Saturday, November 15, 2008

Today's Polls - 11/15

To make things easier, I am now including regional projections into my riding projection calculations. So, here you can see CROP's regional breakdown as well as national.

The seat projection remains the same, but the PLQ is close to being bumped up to 61 and the ADQ is close to sinking to 12. The popular vote projection changed by the following amounts:

PVQ +0.31
PLQ +0.30
QS +0.04
OTH +0.03
ADQ -0.33
PQ -0.36

In terms of seat possibilities, the high/low is now:

PLQ = 39 to 71 seats (+1)
PQ = 39 to 65 seats (-1)
ADQ = 1 to 27 seats (-1)

There is no change in the individual riding projections, aside from a few points here and there. Their pages will be updated as I add new projections.

You might be wondering why my electoral projections don't swing around as much as others. That is because my model is conservative when it comes to new polls and takes into account old polls and electoral performances.


  1. Thanks for compiling this, Eric. It makes for some interesting reading.

    I don't believe that the best predictor of how a population voted was how they voted last time-- think about how dramatically the ADQ's support has shifted in the last four elections: 4% in 1994, 12% in 1998, 18% in 2003, 31% in 2007.

    Quebec polls are more accurate than they were in the past. In 1994 and 1998 they overestimated PQ support by as much as 10%, mostly because they didn't account for much PQ support among people who don't turn out to vote. With the Green Party and Quebec Solidaire on the scene, a lot of that mirage support goes to them. (Notice in 2007, PVQ and QS were polling at 10-14% in the polls but only got 7.5%) Between the three main parties, I think the polling is reasonably accurate.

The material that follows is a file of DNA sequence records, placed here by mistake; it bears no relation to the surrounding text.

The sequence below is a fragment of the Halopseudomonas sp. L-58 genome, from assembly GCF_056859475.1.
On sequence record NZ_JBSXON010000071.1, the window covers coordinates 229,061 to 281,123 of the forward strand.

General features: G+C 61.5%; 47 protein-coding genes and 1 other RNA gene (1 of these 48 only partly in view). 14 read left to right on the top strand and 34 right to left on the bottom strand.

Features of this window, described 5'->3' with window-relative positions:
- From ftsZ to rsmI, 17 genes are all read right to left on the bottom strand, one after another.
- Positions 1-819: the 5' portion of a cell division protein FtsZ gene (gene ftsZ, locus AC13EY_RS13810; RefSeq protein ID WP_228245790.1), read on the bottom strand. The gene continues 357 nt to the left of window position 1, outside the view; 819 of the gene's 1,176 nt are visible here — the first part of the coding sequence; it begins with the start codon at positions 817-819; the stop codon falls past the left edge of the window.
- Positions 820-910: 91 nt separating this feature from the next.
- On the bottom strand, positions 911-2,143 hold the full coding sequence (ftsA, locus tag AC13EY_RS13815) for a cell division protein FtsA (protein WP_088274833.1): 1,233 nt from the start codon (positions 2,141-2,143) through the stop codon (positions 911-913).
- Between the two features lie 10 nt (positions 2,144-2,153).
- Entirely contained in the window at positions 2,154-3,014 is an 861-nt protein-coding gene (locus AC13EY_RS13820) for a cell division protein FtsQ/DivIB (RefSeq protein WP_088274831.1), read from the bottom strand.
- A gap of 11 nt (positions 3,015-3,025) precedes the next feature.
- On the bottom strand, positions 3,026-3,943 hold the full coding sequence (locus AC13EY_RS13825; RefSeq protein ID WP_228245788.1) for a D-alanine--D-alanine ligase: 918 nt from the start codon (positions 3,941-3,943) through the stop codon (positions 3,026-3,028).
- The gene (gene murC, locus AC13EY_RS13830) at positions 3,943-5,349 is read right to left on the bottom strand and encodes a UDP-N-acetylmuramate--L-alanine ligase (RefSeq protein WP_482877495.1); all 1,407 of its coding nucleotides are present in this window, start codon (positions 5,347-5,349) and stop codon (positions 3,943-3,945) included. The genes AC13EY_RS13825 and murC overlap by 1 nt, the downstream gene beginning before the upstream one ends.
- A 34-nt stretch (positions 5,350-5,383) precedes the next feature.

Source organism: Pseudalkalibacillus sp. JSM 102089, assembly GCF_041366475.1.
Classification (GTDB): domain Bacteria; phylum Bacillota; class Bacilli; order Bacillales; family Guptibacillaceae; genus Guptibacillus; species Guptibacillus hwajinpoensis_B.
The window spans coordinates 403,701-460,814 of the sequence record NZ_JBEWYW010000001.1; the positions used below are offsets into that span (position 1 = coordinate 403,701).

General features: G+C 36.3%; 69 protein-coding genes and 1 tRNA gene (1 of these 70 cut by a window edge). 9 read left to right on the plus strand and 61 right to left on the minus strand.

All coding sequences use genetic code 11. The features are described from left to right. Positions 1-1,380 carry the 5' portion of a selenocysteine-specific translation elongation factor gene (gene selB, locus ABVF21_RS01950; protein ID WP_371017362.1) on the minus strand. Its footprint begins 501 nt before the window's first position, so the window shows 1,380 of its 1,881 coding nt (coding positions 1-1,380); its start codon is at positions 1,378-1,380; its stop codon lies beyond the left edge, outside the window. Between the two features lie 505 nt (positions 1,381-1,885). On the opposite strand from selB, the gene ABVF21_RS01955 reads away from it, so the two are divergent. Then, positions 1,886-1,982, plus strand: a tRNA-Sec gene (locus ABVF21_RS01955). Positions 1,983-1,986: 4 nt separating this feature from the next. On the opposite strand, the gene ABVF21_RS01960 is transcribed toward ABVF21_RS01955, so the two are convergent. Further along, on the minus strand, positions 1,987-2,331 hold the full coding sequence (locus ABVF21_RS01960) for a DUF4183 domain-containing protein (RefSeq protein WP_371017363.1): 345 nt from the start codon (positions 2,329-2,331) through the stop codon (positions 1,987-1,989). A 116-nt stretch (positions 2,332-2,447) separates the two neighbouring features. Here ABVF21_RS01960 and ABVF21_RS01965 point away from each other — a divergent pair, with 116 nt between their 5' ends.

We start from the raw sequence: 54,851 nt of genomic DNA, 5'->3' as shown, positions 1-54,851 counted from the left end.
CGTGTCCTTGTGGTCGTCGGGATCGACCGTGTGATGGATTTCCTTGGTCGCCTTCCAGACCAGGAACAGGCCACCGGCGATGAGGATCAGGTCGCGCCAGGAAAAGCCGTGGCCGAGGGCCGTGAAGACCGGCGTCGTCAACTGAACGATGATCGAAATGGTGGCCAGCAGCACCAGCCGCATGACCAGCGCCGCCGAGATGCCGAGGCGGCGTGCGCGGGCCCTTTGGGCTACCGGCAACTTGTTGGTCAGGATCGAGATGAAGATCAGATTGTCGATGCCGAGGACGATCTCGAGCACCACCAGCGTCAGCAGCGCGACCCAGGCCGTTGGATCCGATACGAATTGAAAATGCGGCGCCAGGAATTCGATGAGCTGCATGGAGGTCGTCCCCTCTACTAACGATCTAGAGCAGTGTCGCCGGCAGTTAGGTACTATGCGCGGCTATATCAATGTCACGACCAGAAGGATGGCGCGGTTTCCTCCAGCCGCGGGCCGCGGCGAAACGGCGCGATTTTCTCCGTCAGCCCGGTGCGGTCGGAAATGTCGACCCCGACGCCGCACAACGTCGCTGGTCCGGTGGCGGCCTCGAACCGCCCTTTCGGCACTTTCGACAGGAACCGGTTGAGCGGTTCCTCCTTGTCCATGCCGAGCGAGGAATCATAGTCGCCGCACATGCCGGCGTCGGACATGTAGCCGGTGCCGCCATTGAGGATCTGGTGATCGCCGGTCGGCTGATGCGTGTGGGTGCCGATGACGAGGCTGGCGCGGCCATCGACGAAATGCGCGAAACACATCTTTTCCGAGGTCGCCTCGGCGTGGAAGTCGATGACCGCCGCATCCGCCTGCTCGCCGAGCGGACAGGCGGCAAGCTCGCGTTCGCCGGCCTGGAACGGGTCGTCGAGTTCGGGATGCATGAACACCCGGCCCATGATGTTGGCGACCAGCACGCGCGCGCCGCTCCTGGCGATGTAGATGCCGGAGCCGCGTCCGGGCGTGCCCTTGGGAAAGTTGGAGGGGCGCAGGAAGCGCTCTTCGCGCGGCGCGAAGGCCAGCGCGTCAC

2. I don't think the polling is inaccurate, but I need trends rather than individual polls to make things swing more violently.

  3. Fair enough. The only reason I brought up the point was because the last time a poll had the ADQ above 17% was seven months ago, so I was surprised you had them above 17%.
    Still, that might be justified since QS and PVQ will almost certainly get fewer votes than they are polling. They have weak voter loyalty and they are completely disorganized. So far,combined, they have only handed in nomination papers for 18 candidates. If their percentages go down on voting day, the other parties will get a bounce of 1 or 2 percent by default.

  4. Also, don't forget that the margin of error is usually around 3%. The lowest we've seen the ADQ at has been 14%, which still makes my projection possible.

    But remember, this is more about how people will vote on December 8 than how they will vote today.


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